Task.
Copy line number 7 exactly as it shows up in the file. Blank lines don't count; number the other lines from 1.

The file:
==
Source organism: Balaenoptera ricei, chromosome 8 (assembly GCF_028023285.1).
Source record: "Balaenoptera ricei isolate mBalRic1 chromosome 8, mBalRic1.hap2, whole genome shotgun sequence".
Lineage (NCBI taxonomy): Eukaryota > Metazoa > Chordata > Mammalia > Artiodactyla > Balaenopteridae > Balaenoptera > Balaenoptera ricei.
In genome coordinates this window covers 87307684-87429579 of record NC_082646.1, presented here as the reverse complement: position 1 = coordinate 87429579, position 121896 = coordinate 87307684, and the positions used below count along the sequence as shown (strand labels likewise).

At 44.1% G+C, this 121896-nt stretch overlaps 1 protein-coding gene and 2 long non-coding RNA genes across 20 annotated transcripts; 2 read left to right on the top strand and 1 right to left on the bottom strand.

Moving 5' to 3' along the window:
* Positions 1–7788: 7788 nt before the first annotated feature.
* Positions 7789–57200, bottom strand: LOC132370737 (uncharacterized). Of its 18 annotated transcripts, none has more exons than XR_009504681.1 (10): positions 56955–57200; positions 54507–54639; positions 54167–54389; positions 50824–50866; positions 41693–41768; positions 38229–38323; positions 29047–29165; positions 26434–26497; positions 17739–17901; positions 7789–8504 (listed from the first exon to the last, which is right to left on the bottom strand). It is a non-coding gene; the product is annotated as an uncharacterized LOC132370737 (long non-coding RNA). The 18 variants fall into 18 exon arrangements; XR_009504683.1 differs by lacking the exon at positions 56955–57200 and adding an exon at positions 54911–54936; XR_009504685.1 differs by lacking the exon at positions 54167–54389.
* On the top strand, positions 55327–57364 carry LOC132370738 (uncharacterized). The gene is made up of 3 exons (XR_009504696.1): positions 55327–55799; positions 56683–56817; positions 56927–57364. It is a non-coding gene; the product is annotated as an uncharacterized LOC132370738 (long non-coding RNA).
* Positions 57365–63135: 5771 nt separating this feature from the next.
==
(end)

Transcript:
* Positions 1–7788: 7788 nt before the first annotated feature.